• The Toyata web site lets you calculate this. Based on some of the pricing I did on their web site, I wouldnt be surprised if it ran at least $600 per month. Do you really think it worth that?
  • Hey kyfdx, can you please provide current Toyota Financial Venza lease rates (money factor and residual)? I am looking at a loaded Venza, V6 AWD with Premium Package 2, Navigation and sun/moon roof. MSRP including freight is $37,955. Looking for lease rates on a 36 month/12,000 mile/per year term. I live in Maryland. Some folks are using Toyota's on-line payment estimator and I think it is kicking out some bad data. Thanks for your help.

    MD
  • RX2009: 5 speed, lower fuel economy, gen5 nav. (does this rear seat fold down?)

    Venz: 6 speed, gen6 nav.

    Does Toyota allow you to lower lease rate by putting down refundable security deposits? BMW does, and it seems Lexus does (from the above $3,800 mentioned).
  • A 3600 Refundable Security deposit? Never heard of such a thing. So, you had out of pocket of about 5K, 3600 of which will be refunded to you at lease end? Is this added to the residual? Better check your fine print.
  • Frankly, my wife currently owns an 06 RX 330 and I'm happier driving my CRV. I feel cramped in the RX, especially with the moonroof and the handling is a bit imprecise for me. So you may want to drive the Venza before you grab an RX lease.
  • The extra security deposit is typically referred to as "multiple" security deposits and yes, they are refundable at the end of the lease and should not impact residual. Each multiple will reduce your money factor a certain amount as allowed by the leasing company. For example, for each additional $500 you may reduce the money factor by .00007 or so (varies by leasing company and the actual amount of the lease). Often this makes more sense than putting down the same amount as a capital cost reduction because you reduce your monthly payment by reducing the finance charge and you get the money back. I know that Lexus allows this and they are the same finance company as Toyota Financial Services, so I'm guessing Toyota may also allow it.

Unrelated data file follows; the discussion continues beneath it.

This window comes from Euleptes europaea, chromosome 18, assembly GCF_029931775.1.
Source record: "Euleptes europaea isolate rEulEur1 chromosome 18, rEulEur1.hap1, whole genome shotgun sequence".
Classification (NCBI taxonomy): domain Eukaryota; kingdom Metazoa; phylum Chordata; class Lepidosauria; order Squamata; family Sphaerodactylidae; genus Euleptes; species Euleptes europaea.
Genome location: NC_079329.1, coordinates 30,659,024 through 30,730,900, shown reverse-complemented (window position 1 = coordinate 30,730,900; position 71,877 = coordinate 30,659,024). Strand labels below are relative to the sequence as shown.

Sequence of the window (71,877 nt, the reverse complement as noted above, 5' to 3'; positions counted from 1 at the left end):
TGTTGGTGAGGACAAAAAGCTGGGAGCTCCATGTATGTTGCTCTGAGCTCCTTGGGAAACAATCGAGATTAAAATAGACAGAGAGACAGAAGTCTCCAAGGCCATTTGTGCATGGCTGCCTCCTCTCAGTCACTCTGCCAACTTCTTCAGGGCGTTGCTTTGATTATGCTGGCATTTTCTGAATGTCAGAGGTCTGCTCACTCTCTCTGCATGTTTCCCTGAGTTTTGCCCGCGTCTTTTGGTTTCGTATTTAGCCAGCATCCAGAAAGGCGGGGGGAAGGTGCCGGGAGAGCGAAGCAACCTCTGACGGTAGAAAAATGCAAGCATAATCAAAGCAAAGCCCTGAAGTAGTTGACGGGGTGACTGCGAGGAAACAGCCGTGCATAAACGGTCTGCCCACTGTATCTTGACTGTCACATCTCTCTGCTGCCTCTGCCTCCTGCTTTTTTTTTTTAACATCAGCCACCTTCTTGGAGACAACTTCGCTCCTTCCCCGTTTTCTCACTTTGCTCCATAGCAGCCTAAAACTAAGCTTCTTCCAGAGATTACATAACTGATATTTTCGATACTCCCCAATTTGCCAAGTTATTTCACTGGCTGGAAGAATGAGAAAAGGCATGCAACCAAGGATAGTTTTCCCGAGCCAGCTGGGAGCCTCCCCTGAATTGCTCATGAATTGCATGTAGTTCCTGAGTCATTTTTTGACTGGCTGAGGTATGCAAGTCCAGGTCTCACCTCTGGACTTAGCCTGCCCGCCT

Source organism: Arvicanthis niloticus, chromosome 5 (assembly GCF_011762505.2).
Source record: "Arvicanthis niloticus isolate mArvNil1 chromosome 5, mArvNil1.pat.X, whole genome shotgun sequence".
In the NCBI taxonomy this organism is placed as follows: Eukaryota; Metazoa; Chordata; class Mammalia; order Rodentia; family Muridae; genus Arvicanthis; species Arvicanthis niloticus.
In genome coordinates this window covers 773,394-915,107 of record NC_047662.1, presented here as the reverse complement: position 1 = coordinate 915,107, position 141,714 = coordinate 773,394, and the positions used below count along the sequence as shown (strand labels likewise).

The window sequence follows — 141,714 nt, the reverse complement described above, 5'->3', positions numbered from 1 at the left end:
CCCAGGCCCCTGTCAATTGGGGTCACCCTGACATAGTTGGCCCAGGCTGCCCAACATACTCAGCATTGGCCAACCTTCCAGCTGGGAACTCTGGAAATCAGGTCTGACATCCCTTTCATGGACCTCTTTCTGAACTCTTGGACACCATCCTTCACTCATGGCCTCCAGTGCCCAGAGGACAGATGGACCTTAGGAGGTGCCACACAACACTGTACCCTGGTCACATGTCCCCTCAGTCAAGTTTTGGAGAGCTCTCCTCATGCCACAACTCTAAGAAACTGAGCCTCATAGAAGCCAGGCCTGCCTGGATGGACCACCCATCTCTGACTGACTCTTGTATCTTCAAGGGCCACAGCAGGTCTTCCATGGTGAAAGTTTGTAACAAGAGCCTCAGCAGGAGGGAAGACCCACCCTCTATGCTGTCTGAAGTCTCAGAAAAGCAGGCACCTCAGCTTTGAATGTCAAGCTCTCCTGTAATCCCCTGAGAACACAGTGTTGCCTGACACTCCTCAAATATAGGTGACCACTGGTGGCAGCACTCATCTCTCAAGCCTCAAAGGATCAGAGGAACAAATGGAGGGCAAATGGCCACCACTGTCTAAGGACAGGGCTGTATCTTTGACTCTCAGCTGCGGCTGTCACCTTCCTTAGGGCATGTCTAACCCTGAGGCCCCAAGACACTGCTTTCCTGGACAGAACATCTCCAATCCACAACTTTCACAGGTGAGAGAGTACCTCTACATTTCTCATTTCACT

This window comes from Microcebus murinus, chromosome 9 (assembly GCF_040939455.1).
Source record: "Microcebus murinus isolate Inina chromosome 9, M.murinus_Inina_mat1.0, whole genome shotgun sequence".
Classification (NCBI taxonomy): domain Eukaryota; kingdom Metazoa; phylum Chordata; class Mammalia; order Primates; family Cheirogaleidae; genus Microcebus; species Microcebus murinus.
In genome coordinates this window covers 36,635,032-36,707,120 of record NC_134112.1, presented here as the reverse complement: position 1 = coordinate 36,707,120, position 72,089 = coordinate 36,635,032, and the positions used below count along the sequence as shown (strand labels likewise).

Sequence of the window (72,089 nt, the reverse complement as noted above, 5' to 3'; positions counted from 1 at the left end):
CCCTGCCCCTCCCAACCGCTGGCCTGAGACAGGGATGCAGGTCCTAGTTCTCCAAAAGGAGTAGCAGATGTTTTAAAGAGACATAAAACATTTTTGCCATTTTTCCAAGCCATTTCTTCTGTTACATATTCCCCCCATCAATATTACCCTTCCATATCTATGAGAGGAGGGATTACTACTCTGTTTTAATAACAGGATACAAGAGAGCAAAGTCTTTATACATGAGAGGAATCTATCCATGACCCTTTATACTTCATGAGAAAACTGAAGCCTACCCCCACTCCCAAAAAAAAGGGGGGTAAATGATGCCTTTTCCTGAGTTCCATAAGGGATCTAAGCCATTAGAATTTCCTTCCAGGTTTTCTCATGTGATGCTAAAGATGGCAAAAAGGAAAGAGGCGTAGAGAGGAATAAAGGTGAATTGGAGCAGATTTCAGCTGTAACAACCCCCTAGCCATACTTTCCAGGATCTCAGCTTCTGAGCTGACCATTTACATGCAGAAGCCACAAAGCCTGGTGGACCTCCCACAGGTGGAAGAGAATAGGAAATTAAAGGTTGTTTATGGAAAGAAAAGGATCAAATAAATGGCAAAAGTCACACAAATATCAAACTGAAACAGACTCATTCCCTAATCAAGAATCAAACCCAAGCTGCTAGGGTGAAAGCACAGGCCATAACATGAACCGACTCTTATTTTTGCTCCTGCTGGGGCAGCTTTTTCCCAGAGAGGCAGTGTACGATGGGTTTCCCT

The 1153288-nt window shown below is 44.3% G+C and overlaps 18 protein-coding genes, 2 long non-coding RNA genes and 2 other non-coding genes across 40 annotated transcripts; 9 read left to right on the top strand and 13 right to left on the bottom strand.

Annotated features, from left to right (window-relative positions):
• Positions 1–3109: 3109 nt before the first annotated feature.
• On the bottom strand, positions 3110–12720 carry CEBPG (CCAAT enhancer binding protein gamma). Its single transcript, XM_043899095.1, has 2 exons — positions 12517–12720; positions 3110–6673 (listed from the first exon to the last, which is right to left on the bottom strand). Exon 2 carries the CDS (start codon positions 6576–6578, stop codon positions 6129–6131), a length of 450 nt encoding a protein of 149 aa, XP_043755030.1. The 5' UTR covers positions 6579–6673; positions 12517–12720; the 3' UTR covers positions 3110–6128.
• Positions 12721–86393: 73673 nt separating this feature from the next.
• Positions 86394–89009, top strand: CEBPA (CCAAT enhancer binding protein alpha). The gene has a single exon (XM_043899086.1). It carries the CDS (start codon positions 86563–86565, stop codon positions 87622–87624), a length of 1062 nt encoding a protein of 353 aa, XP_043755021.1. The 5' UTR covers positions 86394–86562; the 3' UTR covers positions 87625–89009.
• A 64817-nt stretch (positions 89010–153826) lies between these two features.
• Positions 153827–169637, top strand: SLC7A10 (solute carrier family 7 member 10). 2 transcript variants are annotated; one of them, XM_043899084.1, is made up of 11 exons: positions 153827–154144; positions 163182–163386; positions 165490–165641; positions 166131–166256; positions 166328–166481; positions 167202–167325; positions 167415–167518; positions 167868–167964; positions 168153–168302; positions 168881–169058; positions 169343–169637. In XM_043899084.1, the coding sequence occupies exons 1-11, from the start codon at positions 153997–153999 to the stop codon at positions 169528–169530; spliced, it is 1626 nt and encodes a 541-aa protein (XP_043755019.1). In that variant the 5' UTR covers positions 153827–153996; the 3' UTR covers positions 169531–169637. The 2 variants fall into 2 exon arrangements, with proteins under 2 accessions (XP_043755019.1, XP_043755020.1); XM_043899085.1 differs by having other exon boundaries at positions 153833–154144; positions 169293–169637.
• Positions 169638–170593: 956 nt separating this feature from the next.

• Hi md_outback. I have not seen Toyota Financial Services' residual values for the new Venza yet. I'll have to look into getting those. I doubt that Toyota is providing any sort of lease support on it yet though. If this is indeed the case and you were to lease one through Toyota Financial Services, you would have to use its standard lease program. Its current buy rate standard lease money factor is .00295 for consumers who qualify for its Tier 1+ credit tier.

    Vehicles' money factors and selling prices are much more important numbers than the residual value anyhow. Dealers make their money on them. They are powerless to alter the resids.

    Car_man
    Host
    Prices Paid: Buying & Leasing Experiences Forum
  • Thanks Car_man.

    MD
  • my3rdrxmy3rdrx Posts: 167
    I had just spoken with a salesman at Fitzmall.com and was told that a fully-loaded V6-AWD (LX, NV & SR), 36 months, 12K miles/yr, and no money down would run $656.75 per month, with the money factor at an incredibly high .000335!

    Obviously Toyota is not too worried about competition when a fully-loaded 09 VW Tiguan is currently leasing only for around $400 per month Sign Then Drive!
  • Hi everyone,

    Since Toyota has only built about 6500 Venzas, about 5 per dealer, and the fact that Georgetown is taking an extended holiday break, it would seem that incentives on the Venza may be little ways off. Also, since they launched it in December instead of January 2009, there will be a model year change later in 2009 ( before the current inventory is even close to one year old in actuality.

    Thank you for this and other message boards on Edmunds.
  • my3rdrxmy3rdrx Posts: 167